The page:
Morgan Spurlock made his name by questioning the power of corporate culture, casting a critical yet charismatic eye as the director and star of documentaries including his Oscar-nominated "Super Size Me" and "The Greatest Movie Ever Sold."
With "One Direction: This Is Us," Spurlock becomes a cog in the machinery. In chronicling the juggernaut of the British boy-band during their recent world tour, he presents a piece of propaganda as glossy and managed as similar depictions of The Jonas Brothers and Justin Bieber.
Young, female fans of the fab five probably won't care, and the parents who are forced to accompany them to the theater probably won't mind. The lads are lively and likable, their songs non-offensive and interchangeably poppy. "This Is Us" does what it needs to do for its target audience. But anyone looking for actual substance or insight will be disappointed and maybe even a little bored with its repetitive nature.
For the uninitiated: The members of One Direction are former cast-offs from the British version of the singing competition "The X Factor" whom producer and media mastermind Simon Cowell threw together as a group in 2010. (Cowell is also a producer on "This Is Us.") Before they'd even cut their first album, they'd already established a massive following, thanks to the television exposure and the instantaneous global reach of Twitter.
They are a confection, held together by hair product and harmony. But you can see the allure of them; the 11-year-old in me, who loved Duran Duran lead singer Simon Le Bon, gets the giddy, giggly sensation they produce.
Harry Styles, a former Taylor Swift paramour, is the rakish one in the mold of a young Mick Jagger. Niall Horan, the lone Irishman, is the impish, playful one. Zayn Malik is a darkly gorgeous graffiti artist; half-Pakistani, he's also a practicing Muslim, a fascinating fact that "This Is Us" doesn't even bother to mention in passing. Louis Tomlinson, the oldest member at almost 22, has looks reminiscent of a young Frank Sinatra. And the heavily accented Liam Payne has an amiably goofy authenticity.
They are all of legal drinking age in England but you never see any of them say the word "beer" much less drink one. Same goes for cigarettes. The boys are all kept far, far away from the frenzied fans in every city they visit, while still remaining within audible screaming distance. You'd never know that any of them has a girlfriend—Zayn recently got engaged, actually—or even groupies. All the better to make them seem accessible, adorable.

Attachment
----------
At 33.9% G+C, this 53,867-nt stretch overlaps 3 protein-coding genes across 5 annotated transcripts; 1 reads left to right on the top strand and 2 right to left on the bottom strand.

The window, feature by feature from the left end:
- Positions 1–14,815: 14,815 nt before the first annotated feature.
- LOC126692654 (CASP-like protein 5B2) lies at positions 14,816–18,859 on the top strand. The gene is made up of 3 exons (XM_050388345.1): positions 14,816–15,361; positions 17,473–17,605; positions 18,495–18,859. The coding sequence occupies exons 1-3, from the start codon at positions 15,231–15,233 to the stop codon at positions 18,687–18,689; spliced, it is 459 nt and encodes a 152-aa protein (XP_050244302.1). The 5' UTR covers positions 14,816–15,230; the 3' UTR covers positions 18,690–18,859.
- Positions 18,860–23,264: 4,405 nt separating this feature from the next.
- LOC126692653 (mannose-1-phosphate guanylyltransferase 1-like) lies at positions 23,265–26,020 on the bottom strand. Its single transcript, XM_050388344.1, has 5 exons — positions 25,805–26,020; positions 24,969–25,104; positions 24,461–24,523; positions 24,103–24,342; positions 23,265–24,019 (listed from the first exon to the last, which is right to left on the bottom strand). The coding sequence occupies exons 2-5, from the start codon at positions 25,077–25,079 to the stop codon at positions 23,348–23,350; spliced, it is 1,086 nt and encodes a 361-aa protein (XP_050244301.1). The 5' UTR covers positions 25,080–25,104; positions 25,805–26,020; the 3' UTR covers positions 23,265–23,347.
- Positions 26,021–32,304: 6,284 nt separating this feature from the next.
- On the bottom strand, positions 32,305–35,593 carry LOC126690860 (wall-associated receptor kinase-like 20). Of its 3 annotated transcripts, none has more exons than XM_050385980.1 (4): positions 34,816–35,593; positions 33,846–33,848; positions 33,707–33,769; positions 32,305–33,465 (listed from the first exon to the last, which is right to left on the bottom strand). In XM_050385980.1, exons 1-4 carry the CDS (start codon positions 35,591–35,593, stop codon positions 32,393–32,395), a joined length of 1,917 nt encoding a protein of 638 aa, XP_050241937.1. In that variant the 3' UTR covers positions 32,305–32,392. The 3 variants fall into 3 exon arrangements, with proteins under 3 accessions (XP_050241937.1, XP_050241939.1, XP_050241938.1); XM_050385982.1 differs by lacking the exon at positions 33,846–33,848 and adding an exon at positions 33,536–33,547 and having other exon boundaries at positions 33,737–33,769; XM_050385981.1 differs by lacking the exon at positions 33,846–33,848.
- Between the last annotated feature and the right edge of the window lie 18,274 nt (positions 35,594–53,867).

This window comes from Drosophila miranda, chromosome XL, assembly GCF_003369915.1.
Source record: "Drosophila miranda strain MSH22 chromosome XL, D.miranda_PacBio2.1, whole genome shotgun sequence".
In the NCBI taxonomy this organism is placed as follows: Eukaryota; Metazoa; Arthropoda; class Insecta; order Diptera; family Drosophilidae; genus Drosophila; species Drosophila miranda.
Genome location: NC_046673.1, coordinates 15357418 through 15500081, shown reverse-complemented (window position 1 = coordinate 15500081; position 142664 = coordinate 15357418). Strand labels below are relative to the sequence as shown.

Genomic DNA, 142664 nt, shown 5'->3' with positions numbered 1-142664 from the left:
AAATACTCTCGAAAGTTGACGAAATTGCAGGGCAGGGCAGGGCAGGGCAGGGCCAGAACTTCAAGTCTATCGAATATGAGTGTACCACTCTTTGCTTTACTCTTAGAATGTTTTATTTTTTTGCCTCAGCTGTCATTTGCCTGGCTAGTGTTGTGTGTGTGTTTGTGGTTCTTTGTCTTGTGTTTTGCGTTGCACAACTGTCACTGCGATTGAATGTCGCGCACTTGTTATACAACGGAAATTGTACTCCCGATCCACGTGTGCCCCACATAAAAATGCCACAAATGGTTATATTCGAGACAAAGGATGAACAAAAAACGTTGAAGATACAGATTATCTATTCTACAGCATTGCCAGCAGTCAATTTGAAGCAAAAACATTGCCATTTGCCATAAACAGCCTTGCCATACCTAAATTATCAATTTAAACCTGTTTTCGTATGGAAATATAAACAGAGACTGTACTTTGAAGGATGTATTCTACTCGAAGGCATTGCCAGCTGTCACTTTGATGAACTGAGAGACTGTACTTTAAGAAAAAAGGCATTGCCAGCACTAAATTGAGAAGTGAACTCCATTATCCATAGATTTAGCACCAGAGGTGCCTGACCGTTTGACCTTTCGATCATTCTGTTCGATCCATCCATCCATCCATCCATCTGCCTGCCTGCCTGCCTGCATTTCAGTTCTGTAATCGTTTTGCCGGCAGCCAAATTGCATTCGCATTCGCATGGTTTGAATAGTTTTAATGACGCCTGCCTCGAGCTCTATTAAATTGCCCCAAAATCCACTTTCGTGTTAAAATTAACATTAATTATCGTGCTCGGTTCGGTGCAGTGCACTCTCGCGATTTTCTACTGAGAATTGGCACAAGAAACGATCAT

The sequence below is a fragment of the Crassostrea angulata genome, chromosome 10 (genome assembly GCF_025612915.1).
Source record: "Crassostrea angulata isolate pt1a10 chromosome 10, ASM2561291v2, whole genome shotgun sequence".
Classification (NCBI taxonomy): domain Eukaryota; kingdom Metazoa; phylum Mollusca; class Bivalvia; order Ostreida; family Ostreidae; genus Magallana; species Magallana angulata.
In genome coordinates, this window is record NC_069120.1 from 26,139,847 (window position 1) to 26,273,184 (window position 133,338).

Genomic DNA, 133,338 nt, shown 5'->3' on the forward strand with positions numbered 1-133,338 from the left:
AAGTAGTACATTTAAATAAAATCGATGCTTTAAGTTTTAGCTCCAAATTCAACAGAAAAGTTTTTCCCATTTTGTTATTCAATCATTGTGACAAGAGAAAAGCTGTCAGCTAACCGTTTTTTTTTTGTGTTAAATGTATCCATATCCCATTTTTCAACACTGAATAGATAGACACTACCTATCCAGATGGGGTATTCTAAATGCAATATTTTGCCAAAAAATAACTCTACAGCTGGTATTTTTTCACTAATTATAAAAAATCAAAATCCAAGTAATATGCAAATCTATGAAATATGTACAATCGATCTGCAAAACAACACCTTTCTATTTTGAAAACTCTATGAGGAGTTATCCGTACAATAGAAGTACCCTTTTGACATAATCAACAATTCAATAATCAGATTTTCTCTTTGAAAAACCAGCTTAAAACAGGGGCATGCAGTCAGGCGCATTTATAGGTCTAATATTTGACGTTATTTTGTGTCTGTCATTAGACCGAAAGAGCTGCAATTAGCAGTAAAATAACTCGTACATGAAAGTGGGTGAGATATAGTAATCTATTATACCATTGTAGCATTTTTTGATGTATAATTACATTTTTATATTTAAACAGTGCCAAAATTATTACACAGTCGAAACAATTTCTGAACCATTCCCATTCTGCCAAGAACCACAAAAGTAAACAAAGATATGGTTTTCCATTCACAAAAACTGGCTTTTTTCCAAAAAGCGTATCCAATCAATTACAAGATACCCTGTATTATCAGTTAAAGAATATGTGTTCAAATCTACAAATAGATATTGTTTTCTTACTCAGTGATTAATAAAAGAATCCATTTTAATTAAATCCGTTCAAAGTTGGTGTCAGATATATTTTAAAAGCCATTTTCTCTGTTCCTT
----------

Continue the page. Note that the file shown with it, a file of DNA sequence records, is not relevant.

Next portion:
Spurlock has said he intended for "This Is Us" to be his version of the groundbreaking Beatles film "A Hard Day's Night." But while we see the members of One Direction running from mad throngs in the streets and enjoying wacky antics backstage between the high-energy 3-D concert performances, we never get a sense of them as real people with recognizable, human emotions beyond joy or gratitude. At one point, Liam laments that he wonders whether anyone will ever love him for him. Harry comes to closest to saying anything remotely negative when he acknowledges that he doesn't always love this life. And while they're all clearly talented, confident singers, we get no sense that any of them has a deep passion or drive to make music.
Mostly, they marvel at the fact that they're just five regular lads having the time of their lives (and to their credit, they're not completely polished, acknowledging that they're terrible dancers and refusing to attempt 'N Sync-style choreography). They're just mates, they tell us. They're like brothers. Each of them utters something along these lines over and over again, along with appreciation for the devotion of their fans.
Spurlock might have omitted a few of these repetitive moments in favor of more lengthy exchanges between the guys about their fame and success. In a rare, seemingly candid scene—staged, of course, but still—Harry and Liam wonder what their lives would have been like if they hadn't auditioned for "The X Factor."
Someday, we may get the true story of One Direction behind the scenes, full of fears and fights, egos and eccentricities. But today is not that day, and Spurlock is clearly not that storyteller.
Popular Blog Posts
The first in a monthly series of video essays about unloved films, Scout Tafoya's video essay is an appreciation of "...
Women are nicer than men. There are exceptions. Most people of both sexes are probably fairly nice, given the nat...
Gerardo Valero sees the potential for a good remake in "Escape from New York."
That a film as searing and necessary as "12 Years a Slave" is having trouble drawing large audiences is a testament t...